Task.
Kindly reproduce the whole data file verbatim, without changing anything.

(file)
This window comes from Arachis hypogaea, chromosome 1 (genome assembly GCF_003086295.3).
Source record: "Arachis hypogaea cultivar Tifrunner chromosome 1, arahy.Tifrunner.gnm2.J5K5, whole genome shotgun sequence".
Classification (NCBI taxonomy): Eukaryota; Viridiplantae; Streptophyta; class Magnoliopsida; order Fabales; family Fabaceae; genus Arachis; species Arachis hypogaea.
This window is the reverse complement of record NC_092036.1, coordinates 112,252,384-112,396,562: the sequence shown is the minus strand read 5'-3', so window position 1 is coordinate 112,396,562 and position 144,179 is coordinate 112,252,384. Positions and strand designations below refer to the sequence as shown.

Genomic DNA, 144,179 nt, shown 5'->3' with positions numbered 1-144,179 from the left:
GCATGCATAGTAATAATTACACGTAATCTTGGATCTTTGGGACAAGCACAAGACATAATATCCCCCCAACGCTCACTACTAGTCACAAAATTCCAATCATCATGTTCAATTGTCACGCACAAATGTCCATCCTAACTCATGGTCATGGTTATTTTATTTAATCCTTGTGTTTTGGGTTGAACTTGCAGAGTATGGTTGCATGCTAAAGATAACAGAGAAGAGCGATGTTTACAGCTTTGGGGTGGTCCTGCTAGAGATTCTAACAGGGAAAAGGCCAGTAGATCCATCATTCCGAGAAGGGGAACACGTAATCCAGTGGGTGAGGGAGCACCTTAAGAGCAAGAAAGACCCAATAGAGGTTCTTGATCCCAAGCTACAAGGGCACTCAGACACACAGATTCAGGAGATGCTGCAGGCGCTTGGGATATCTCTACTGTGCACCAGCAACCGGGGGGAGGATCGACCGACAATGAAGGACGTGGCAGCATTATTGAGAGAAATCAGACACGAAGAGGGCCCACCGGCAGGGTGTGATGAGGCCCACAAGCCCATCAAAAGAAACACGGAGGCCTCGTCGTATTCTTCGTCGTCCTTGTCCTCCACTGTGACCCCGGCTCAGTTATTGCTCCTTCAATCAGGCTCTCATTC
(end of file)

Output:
This window comes from Arachis hypogaea, chromosome 1 (genome assembly GCF_003086295.3).
Source record: "Arachis hypogaea cultivar Tifrunner chromosome 1, arahy.Tifrunner.gnm2.J5K5, whole genome shotgun sequence".
Classification (NCBI taxonomy): Eukaryota; Viridiplantae; Streptophyta; class Magnoliopsida; order Fabales; family Fabaceae; genus Arachis; species Arachis hypogaea.
This window is the reverse complement of record NC_092036.1, coordinates 112,252,384-112,396,562: the sequence shown is the minus strand read 5'-3', so window position 1 is coordinate 112,396,562 and position 144,179 is coordinate 112,252,384. Positions and strand designations below refer to the sequence as shown.

Genomic DNA, 144,179 nt, shown 5'->3' with positions numbered 1-144,179 from the left:
GCATGCATAGTAATAATTACACGTAATCTTGGATCTTTGGGACAAGCACAAGACATAATATCCCCCCAACGCTCACTACTAGTCACAAAATTCCAATCATCATGTTCAATTGTCACGCACAAATGTCCATCCTAACTCATGGTCATGGTTATTTTATTTAATCCTTGTGTTTTGGGTTGAACTTGCAGAGTATGGTTGCATGCTAAAGATAACAGAGAAGAGCGATGTTTACAGCTTTGGGGTGGTCCTGCTAGAGATTCTAACAGGGAAAAGGCCAGTAGATCCATCATTCCGAGAAGGGGAACACGTAATCCAGTGGGTGAGGGAGCACCTTAAGAGCAAGAAAGACCCAATAGAGGTTCTTGATCCCAAGCTACAAGGGCACTCAGACACACAGATTCAGGAGATGCTGCAGGCGCTTGGGATATCTCTACTGTGCACCAGCAACCGGGGGGAGGATCGACCGACAATGAAGGACGTGGCAGCATTATTGAGAGAAATCAGACACGAAGAGGGCCCACCGGCAGGGTGTGATGAGGCCCACAAGCCCATCAAAAGAAACACGGAGGCCTCGTCGTATTCTTCGTCGTCCTTGTCCTCCACTGTGACCCCGGCTCAGTTATTGCTCCTTCAATCAGGCTCTCATTC